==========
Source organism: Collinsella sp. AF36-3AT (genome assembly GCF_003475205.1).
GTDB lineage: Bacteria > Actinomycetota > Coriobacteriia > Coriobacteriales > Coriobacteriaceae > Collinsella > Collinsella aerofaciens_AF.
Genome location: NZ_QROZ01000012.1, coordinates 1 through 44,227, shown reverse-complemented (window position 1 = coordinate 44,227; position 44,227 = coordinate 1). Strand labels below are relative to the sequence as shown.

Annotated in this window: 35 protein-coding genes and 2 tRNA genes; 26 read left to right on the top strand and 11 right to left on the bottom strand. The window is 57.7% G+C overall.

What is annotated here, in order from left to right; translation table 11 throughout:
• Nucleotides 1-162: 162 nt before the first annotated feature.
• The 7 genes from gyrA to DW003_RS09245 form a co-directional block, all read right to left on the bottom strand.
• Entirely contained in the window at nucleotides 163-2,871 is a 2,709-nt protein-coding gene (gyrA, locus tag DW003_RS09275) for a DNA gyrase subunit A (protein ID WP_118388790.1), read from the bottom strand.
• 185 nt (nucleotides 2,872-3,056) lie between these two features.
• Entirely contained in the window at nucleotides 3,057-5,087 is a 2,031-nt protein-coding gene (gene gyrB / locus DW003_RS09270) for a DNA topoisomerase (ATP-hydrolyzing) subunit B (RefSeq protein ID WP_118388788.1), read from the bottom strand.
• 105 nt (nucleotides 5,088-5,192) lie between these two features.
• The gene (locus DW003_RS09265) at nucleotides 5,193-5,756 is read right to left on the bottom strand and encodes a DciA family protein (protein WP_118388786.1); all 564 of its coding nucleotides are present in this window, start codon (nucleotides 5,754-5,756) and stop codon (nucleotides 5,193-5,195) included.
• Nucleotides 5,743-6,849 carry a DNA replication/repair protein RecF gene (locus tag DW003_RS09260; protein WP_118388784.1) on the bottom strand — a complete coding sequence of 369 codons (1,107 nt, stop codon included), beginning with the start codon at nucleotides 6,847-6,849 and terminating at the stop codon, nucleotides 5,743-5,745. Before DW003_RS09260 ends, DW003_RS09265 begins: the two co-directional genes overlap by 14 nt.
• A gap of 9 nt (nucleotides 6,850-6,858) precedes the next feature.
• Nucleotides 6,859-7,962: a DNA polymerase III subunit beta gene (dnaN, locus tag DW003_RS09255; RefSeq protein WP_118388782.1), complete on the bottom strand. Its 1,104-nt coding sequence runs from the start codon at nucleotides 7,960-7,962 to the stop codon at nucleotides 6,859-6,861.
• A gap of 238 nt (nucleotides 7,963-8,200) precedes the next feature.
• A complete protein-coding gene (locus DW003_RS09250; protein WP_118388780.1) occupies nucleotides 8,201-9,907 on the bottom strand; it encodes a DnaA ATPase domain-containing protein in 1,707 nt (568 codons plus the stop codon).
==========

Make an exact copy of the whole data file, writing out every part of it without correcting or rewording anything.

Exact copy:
Source organism: Collinsella sp. AF36-3AT (genome assembly GCF_003475205.1).
GTDB lineage: Bacteria > Actinomycetota > Coriobacteriia > Coriobacteriales > Coriobacteriaceae > Collinsella > Collinsella aerofaciens_AF.
Genome location: NZ_QROZ01000012.1, coordinates 1 through 44,227, shown reverse-complemented (window position 1 = coordinate 44,227; position 44,227 = coordinate 1). Strand labels below are relative to the sequence as shown.

Annotated in this window: 35 protein-coding genes and 2 tRNA genes; 26 read left to right on the top strand and 11 right to left on the bottom strand. The window is 57.7% G+C overall.

What is annotated here, in order from left to right; translation table 11 throughout:
• Nucleotides 1-162: 162 nt before the first annotated feature.
• The 7 genes from gyrA to DW003_RS09245 form a co-directional block, all read right to left on the bottom strand.
• Entirely contained in the window at nucleotides 163-2,871 is a 2,709-nt protein-coding gene (gyrA, locus tag DW003_RS09275) for a DNA gyrase subunit A (protein ID WP_118388790.1), read from the bottom strand.
• 185 nt (nucleotides 2,872-3,056) lie between these two features.
• Entirely contained in the window at nucleotides 3,057-5,087 is a 2,031-nt protein-coding gene (gene gyrB / locus DW003_RS09270) for a DNA topoisomerase (ATP-hydrolyzing) subunit B (RefSeq protein ID WP_118388788.1), read from the bottom strand.
• 105 nt (nucleotides 5,088-5,192) lie between these two features.
• The gene (locus DW003_RS09265) at nucleotides 5,193-5,756 is read right to left on the bottom strand and encodes a DciA family protein (protein WP_118388786.1); all 564 of its coding nucleotides are present in this window, start codon (nucleotides 5,754-5,756) and stop codon (nucleotides 5,193-5,195) included.
• Nucleotides 5,743-6,849 carry a DNA replication/repair protein RecF gene (locus tag DW003_RS09260; protein WP_118388784.1) on the bottom strand — a complete coding sequence of 369 codons (1,107 nt, stop codon included), beginning with the start codon at nucleotides 6,847-6,849 and terminating at the stop codon, nucleotides 5,743-5,745. Before DW003_RS09260 ends, DW003_RS09265 begins: the two co-directional genes overlap by 14 nt.
• A gap of 9 nt (nucleotides 6,850-6,858) precedes the next feature.
• Nucleotides 6,859-7,962: a DNA polymerase III subunit beta gene (dnaN, locus tag DW003_RS09255; RefSeq protein WP_118388782.1), complete on the bottom strand. Its 1,104-nt coding sequence runs from the start codon at nucleotides 7,960-7,962 to the stop codon at nucleotides 6,859-6,861.
• A gap of 238 nt (nucleotides 7,963-8,200) precedes the next feature.
• A complete protein-coding gene (locus DW003_RS09250; protein WP_118388780.1) occupies nucleotides 8,201-9,907 on the bottom strand; it encodes a DnaA ATPase domain-containing protein in 1,707 nt (568 codons plus the stop codon).